Nashville SC: Somehow, some way, stadium project stays on schedule

Nashville SC (Photo by Brett Carlsen/Getty Images)
Nashville SC (Photo by Brett Carlsen/Getty Images) /

The Nashville SC expansion 2017 bid hinged mightily on rock-solid stadium plans. Those plans aimed at a 30,000-seat soccer-specific venue to go on the historic fairgrounds. After balking initially, Nashville Mayor John Cooper reviewed the plans and in February last year gave the project his approval. On Valentine’s Day, the Save Our Fairgrounds citizens’ group filed an injunction.

Somehow, demolition to make room for the 22-acre stadium complex got underway. But directors found asbestos. A June 4 trial date loomed. Things got really tricky. In fact, embattled is a conservative description.

Critics of preserving all the fairgrounds argued that some of the buildings were in poor condition or unusable. Stadium proponents argued that full suspension of development cost the Nashville Metro government $6,500 a day.

The new Nashville SC stadium will be incredible

Impressively, limited demolition of some of the fairgrounds sheds and other older structures got underway mid-March. The coalition had prepared to go to court riding on a 2011 referendum protecting the fairgrounds, flea market, and motorsports on an adjacent racetrack. Also, they argued that the Metro government is required by charter to submit the stadium to another public referendum.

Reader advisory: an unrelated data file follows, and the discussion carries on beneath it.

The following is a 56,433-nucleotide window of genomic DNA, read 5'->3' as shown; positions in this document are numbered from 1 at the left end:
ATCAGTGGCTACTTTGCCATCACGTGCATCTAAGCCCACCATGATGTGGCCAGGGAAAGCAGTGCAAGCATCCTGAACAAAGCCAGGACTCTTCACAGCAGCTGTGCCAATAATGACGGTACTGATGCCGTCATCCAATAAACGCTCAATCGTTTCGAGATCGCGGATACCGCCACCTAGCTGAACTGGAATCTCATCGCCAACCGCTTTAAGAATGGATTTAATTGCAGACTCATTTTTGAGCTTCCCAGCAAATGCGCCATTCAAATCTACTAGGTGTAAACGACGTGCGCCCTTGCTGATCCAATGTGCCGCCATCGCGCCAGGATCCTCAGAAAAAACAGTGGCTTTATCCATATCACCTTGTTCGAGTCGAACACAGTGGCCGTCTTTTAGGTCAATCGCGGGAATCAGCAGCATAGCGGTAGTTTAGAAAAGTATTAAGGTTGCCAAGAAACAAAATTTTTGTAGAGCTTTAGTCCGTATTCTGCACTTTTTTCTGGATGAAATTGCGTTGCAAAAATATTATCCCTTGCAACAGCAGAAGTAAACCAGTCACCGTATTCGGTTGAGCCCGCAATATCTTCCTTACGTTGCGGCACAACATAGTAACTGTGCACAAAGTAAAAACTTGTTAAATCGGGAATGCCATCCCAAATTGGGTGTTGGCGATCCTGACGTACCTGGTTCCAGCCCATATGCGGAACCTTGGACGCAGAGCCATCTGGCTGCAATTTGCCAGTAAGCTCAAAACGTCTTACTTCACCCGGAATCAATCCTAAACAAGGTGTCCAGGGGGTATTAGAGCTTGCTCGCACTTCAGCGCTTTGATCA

At one point, MLS Commissioner Don Garber even got involved in the discussion. Yet, throughout each and every crisis, the Nashville SC stadium project is on track to open sometime in the year 2022.

Staggered-schedule concrete pours are ongoing for the wall footings, terrace footings, and player bench footings. They start at 2 a.m. and end around  7 a.m., designed to reduce traffic in the area.

This first steel beam erected is part of more than 6,000 tons of metal making up the skeleton of the stadium. When the stadium opens in May 2022,  Nashville SC brass maintains it will be the largest soccer-specific stadium in the nation.

Somehow, the organization trudged through every barrier to progress that erupted over the several years. The gameplan has been to let all the dancers dance their assigned roles. The lawyers stayed in communication with officials and opponents. They presented their arguments with decorum in documents, depositions, and appearances.

Player personnel continued to work on assembling and maintaining a team that now plays in Nissan Stadium. Marketing personnel continued working with stadium plans and presenting offers to the sporting public. They’ve sold out the loge section of the future stadium.

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And vice president of operations Scott Neal said he continually focused on answering one question. That is, how to get from a pile of rocks to a 30,000-seat stadium? The answer is, keep calm and trudge to the next barrier. Then get over it.